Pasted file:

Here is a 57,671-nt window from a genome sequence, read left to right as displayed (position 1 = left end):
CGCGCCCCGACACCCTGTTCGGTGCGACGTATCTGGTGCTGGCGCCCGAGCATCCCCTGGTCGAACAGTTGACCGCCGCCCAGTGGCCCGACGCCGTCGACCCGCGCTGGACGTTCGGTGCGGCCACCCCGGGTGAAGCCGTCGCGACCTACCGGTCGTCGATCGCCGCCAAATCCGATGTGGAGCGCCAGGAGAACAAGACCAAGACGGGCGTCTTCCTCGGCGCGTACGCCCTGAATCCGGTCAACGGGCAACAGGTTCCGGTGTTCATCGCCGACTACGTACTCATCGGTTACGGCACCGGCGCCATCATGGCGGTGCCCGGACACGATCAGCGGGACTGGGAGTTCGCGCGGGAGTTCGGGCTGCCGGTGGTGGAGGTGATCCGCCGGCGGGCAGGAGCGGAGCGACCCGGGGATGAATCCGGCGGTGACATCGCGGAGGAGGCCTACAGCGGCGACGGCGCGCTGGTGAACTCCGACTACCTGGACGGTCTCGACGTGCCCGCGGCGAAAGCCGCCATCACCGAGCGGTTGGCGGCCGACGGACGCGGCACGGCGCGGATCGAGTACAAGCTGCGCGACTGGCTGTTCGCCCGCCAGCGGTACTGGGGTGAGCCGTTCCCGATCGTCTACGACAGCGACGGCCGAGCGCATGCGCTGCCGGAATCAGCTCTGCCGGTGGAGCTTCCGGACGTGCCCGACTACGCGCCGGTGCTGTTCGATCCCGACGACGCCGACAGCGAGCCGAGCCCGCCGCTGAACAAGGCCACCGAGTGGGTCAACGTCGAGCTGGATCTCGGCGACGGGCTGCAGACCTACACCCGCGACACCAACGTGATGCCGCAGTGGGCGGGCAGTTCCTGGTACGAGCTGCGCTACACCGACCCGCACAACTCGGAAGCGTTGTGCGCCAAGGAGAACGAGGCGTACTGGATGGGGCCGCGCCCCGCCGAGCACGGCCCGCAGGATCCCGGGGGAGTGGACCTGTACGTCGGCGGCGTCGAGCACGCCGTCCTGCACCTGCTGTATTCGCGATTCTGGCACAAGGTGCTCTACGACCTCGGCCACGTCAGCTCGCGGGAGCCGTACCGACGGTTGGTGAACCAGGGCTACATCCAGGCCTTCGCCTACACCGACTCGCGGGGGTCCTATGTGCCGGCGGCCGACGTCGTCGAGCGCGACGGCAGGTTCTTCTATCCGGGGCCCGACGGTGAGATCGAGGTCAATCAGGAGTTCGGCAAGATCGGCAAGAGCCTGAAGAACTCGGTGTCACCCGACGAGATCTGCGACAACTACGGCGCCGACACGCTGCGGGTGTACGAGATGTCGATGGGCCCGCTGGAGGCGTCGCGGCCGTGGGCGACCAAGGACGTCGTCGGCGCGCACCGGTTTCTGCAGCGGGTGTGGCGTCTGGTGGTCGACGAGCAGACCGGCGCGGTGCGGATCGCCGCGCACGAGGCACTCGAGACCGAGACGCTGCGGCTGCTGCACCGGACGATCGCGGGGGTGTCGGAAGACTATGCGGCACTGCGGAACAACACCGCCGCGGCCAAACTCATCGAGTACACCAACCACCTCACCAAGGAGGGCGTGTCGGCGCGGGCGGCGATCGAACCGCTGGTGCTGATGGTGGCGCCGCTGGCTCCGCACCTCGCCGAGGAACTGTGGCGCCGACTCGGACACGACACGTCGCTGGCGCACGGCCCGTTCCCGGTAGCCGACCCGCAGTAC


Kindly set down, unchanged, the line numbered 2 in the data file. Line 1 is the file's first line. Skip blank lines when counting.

CGCGCCCCGACACCCTGTTCGGTGCGACGTATCTGGTGCTGGCGCCCGAGCATCCCCTGGTCGAACAGTTGACCGCCGCCCAGTGGCCCGACGCCGTCGACCCGCGCTGGACGTTCGGTGCGGCCACCCCGGGTGAAGCCGTCGCGACCTACCGGTCGTCGATCGCCGCCAAATCCGATGTGGAGCGCCAGGAGAACAAGACCAAGACGGGCGTCTTCCTCGGCGCGTACGCCCTGAATCCGGTCAACGGGCAACAGGTTCCGGTGTTCATCGCCGACTACGTACTCATCGGTTACGGCACCGGCGCCATCATGGCGGTGCCCGGACACGATCAGCGGGACTGGGAGTTCGCGCGGGAGTTCGGGCTGCCGGTGGTGGAGGTGATCCGCCGGCGGGCAGGAGCGGAGCGACCCGGGGATGAATCCGGCGGTGACATCGCGGAGGAGGCCTACAGCGGCGACGGCGCGCTGGTGAACTCCGACTACCTGGACGGTCTCGACGTGCCCGCGGCGAAAGCCGCCATCACCGAGCGGTTGGCGGCCGACGGACGCGGCACGGCGCGGATCGAGTACAAGCTGCGCGACTGGCTGTTCGCCCGCCAGCGGTACTGGGGTGAGCCGTTCCCGATCGTCTACGACAGCGACGGCCGAGCGCATGCGCTGCCGGAATCAGCTCTGCCGGTGGAGCTTCCGGACGTGCCCGACTACGCGCCGGTGCTGTTCGATCCCGACGACGCCGACAGCGAGCCGAGCCCGCCGCTGAACAAGGCCACCGAGTGGGTCAACGTCGAGCTGGATCTCGGCGACGGGCTGCAGACCTACACCCGCGACACCAACGTGATGCCGCAGTGGGCGGGCAGTTCCTGGTACGAGCTGCGCTACACCGACCCGCACAACTCGGAAGCGTTGTGCGCCAAGGAGAACGAGGCGTACTGGATGGGGCCGCGCCCCGCCGAGCACGGCCCGCAGGATCCCGGGGGAGTGGACCTGTACGTCGGCGGCGTCGAGCACGCCGTCCTGCACCTGCTGTATTCGCGATTCTGGCACAAGGTGCTCTACGACCTCGGCCACGTCAGCTCGCGGGAGCCGTACCGACGGTTGGTGAACCAGGGCTACATCCAGGCCTTCGCCTACACCGACTCGCGGGGGTCCTATGTGCCGGCGGCCGACGTCGTCGAGCGCGACGGCAGGTTCTTCTATCCGGGGCCCGACGGTGAGATCGAGGTCAATCAGGAGTTCGGCAAGATCGGCAAGAGCCTGAAGAACTCGGTGTCACCCGACGAGATCTGCGACAACTACGGCGCCGACACGCTGCGGGTGTACGAGATGTCGATGGGCCCGCTGGAGGCGTCGCGGCCGTGGGCGACCAAGGACGTCGTCGGCGCGCACCGGTTTCTGCAGCGGGTGTGGCGTCTGGTGGTCGACGAGCAGACCGGCGCGGTGCGGATCGCCGCGCACGAGGCACTCGAGACCGAGACGCTGCGGCTGCTGCACCGGACGATCGCGGGGGTGTCGGAAGACTATGCGGCACTGCGGAACAACACCGCCGCGGCCAAACTCATCGAGTACACCAACCACCTCACCAAGGAGGGCGTGTCGGCGCGGGCGGCGATCGAACCGCTGGTGCTGATGGTGGCGCCGCTGGCTCCGCACCTCGCCGAGGAACTGTGGCGCCGACTCGGACACGACACGTCGCTGGCGCACGGCCCGTTCCCGGTAGCCGACCCGCAGTAC